DANVERS — A question about his death caught Steve DiFillippo by surprise.
DiFillippo, the sociable and talkative owner and CEO of Davio's Northern Italian Steakhouse, said he gets asked a lot of questions, but never on that topic.
"Could you die happy today or is there something you haven't done personally and professionally that would help fill that gap," asked John Dudley, who works in development for YMCA of the North Shore.
"First of all, I hope I don't die today, you know," he said, mentioning his father had recently died.
As he spoke, DiFillippo fiddled with the ring on his finger. It had belonged to his father.
"I would say, I'm OK. I think I'm good," then he added: "You know why it would be sad, because I think I have so much more to do. You know. I really do. I'm 58. I know it seems like I've done a lot, but I know this seems crazy. I say this a lot. I feel like I'm just getting started, you know. I really do. And, you know, I'm going to run out of time not out of money, you know. And that's sad," he said, talking about how he runs every day and watches what he eats. "Because I want to keep doing this."
DiFillippo, who grew up in Lynnfield and lives in Wenham, took questions Thursday during the luncheon for the North Shore Business Expo of the North Shore Chamber of Commerce.
The hands-on restaurateur took over Davio's when he was just 24, when the restaurant was on Newbury Street. He has since transformed it into a successful restaurant group.
A member of the Massachusetts Restaurant Hall of Fame, DiFillippo now owns Davio's 10 locations, including in Boston, Lynnfield, Foxborough, Chestnut Hill and Braintree. He is also a radio spokesman for a weight-loss program.
In April, DiFillippo wound up in the news when the $4.6 million home he co-owned at 33 Two Penny Lane in Gloucester burned down.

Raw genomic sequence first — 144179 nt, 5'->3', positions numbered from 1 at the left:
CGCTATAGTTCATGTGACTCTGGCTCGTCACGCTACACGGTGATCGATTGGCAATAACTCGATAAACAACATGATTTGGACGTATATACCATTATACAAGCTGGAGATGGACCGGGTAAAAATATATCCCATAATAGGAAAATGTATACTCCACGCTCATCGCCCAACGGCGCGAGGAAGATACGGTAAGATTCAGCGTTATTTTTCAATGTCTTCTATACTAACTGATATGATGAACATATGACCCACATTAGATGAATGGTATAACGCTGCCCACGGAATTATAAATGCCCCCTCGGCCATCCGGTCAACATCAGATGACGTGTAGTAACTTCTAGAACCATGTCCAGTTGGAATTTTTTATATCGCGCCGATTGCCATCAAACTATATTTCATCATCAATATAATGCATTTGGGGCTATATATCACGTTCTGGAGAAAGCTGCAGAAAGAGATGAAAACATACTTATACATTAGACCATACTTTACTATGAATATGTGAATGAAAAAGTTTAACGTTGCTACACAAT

"It's a real tragedy and we are still trying to rebuild it. Hopefully we start this summer," he said. "They are still investigating it. We still don't know. It was really bad."
When asked about whether there is going to be a Davio's in Salem someday, he said: "Well, Salem and Lynnfield is kind of close, don't you think?"
DiFillippo said he and his wife, Pamela, often eat out in Salem, and he likes the explosion of Salem's food scene.
Beverly's food scene is expanding, too, he said. His friend, Frank McClelland, who owned and operated L’Espalier in Boston for 30 years before closing it in December, plans to open a restaurant on Rantoul Street.
"It's amazing because being on the North Shore, a lot of times you used to have to go into Boston, but we don't have to do that anymore, right?" DeFillippo said.
On business, food
DiFillippo fielded other questions from the audience. Rob Lutts, a Salem resident and president of Cabot Wealth Management, asked him his ideas on "how you keep the best people in your company?"
"First of all, you've got to make money," DiFillippo said. "You've got to know your costs, right?" Those include costs for food, labor and rent.
"You've got to have a good deal. You have got to pay your people. Money is important, right? But, besides money, it's about respect," he said.
He has employees fill out a personality survey that asks them to list the five most important things to them.
"And one of (the questions) is pay," he said. "And, you know, most people don't even put pay in there as their top five things. It's really about having a say. It's about being respected, you know."
North Shore Elder Services Executive Director Paul Lanzikos asked DiFillippo about his favorite dishes.
"It's just such an easy question for me, because it's my mom's meatballs," DiFillippo said, about the first dish his 91-year-old mom taught him to make. Earlier, DiFillippo said his restaurant stays away from Italian-American dishes such as veal parmigiana. For the first 25 years, he said, Davio's did not serve meatballs.
But about 10 years ago, DiFillippo said meatballs became all the rage, and he decided to create a fresh version of the dish using his mom's original recipe. It's one of the dishes of which he is most proud.
"Don't be afraid to go against some things sometimes," said DiFillippo, who added he was not afraid to change with the times.
At the end of the talk, DiFillippo went up to Dudley, the person who asked him about his death, and autographed a copy of his book, "It's All About the Guest."
"So maybe if you read this, you might be a little bit more happier," DiFillippo quipped.
Staff writer Ethan Forman can be reached at 978-338-2673, by email at email@example.com or on Twitter at @TannerSalemNews.